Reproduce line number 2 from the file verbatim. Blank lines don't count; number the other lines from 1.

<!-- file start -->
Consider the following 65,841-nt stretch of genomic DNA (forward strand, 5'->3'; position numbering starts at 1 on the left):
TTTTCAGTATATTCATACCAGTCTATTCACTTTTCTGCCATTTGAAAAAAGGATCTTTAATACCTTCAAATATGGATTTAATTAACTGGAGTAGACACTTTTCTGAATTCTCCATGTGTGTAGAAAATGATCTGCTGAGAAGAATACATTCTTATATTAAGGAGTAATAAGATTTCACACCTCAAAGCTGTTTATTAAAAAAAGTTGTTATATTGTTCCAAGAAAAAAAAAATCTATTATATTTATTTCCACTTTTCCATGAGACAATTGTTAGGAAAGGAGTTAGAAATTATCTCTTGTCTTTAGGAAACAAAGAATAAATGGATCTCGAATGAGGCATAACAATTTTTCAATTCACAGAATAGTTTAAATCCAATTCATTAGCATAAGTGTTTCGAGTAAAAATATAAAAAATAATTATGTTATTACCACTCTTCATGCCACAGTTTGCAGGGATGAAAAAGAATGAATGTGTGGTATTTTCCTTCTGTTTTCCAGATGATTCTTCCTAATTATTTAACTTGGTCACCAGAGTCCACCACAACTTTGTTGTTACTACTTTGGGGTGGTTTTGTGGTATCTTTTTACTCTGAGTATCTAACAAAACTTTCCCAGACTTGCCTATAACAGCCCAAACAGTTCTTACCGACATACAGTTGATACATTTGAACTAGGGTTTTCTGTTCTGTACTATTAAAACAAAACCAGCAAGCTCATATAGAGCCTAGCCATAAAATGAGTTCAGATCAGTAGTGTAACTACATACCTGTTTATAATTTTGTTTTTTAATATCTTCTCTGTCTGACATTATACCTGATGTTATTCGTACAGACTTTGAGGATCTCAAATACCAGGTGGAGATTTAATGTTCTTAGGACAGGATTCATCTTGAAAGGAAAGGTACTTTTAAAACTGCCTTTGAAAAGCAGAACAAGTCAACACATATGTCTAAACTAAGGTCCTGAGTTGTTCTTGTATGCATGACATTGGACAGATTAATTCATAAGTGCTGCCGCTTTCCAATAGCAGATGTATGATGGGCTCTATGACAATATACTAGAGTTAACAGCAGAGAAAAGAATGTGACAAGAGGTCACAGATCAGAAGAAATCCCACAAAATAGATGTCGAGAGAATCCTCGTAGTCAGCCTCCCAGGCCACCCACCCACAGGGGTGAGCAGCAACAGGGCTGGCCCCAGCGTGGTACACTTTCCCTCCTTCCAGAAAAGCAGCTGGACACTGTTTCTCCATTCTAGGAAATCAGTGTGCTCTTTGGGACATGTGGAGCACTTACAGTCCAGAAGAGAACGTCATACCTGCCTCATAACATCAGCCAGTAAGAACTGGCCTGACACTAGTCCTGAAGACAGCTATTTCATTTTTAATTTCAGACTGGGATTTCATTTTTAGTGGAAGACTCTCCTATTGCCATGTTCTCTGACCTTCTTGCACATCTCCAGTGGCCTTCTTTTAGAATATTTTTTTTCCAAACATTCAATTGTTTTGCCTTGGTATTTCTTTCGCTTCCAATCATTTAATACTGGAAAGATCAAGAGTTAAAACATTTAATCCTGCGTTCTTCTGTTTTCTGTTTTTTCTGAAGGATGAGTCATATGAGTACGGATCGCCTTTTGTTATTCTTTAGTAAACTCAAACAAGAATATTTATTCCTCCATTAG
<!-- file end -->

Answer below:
TTTTCAGTATATTCATACCAGTCTATTCACTTTTCTGCCATTTGAAAAAAGGATCTTTAATACCTTCAAATATGGATTTAATTAACTGGAGTAGACACTTTTCTGAATTCTCCATGTGTGTAGAAAATGATCTGCTGAGAAGAATACATTCTTATATTAAGGAGTAATAAGATTTCACACCTCAAAGCTGTTTATTAAAAAAAGTTGTTATATTGTTCCAAGAAAAAAAAAATCTATTATATTTATTTCCACTTTTCCATGAGACAATTGTTAGGAAAGGAGTTAGAAATTATCTCTTGTCTTTAGGAAACAAAGAATAAATGGATCTCGAATGAGGCATAACAATTTTTCAATTCACAGAATAGTTTAAATCCAATTCATTAGCATAAGTGTTTCGAGTAAAAATATAAAAAATAATTATGTTATTACCACTCTTCATGCCACAGTTTGCAGGGATGAAAAAGAATGAATGTGTGGTATTTTCCTTCTGTTTTCCAGATGATTCTTCCTAATTATTTAACTTGGTCACCAGAGTCCACCACAACTTTGTTGTTACTACTTTGGGGTGGTTTTGTGGTATCTTTTTACTCTGAGTATCTAACAAAACTTTCCCAGACTTGCCTATAACAGCCCAAACAGTTCTTACCGACATACAGTTGATACATTTGAACTAGGGTTTTCTGTTCTGTACTATTAAAACAAAACCAGCAAGCTCATATAGAGCCTAGCCATAAAATGAGTTCAGATCAGTAGTGTAACTACATACCTGTTTATAATTTTGTTTTTTAATATCTTCTCTGTCTGACATTATACCTGATGTTATTCGTACAGACTTTGAGGATCTCAAATACCAGGTGGAGATTTAATGTTCTTAGGACAGGATTCATCTTGAAAGGAAAGGTACTTTTAAAACTGCCTTTGAAAAGCAGAACAAGTCAACACATATGTCTAAACTAAGGTCCTGAGTTGTTCTTGTATGCATGACATTGGACAGATTAATTCATAAGTGCTGCCGCTTTCCAATAGCAGATGTATGATGGGCTCTATGACAATATACTAGAGTTAACAGCAGAGAAAAGAATGTGACAAGAGGTCACAGATCAGAAGAAATCCCACAAAATAGATGTCGAGAGAATCCTCGTAGTCAGCCTCCCAGGCCACCCACCCACAGGGGTGAGCAGCAACAGGGCTGGCCCCAGCGTGGTACACTTTCCCTCCTTCCAGAAAAGCAGCTGGACACTGTTTCTCCATTCTAGGAAATCAGTGTGCTCTTTGGGACATGTGGAGCACTTACAGTCCAGAAGAGAACGTCATACCTGCCTCATAACATCAGCCAGTAAGAACTGGCCTGACACTAGTCCTGAAGACAGCTATTTCATTTTTAATTTCAGACTGGGATTTCATTTTTAGTGGAAGACTCTCCTATTGCCATGTTCTCTGACCTTCTTGCACATCTCCAGTGGCCTTCTTTTAGAATATTTTTTTTCCAAACATTCAATTGTTTTGCCTTGGTATTTCTTTCGCTTCCAATCATTTAATACTGGAAAGATCAAGAGTTAAAACATTTAATCCTGCGTTCTTCTGTTTTCTGTTTTTTCTGAAGGATGAGTCATATGAGTACGGATCGCCTTTTGTTATTCTTTAGTAAACTCAAACAAGAATATTTATTCCTCCATTAG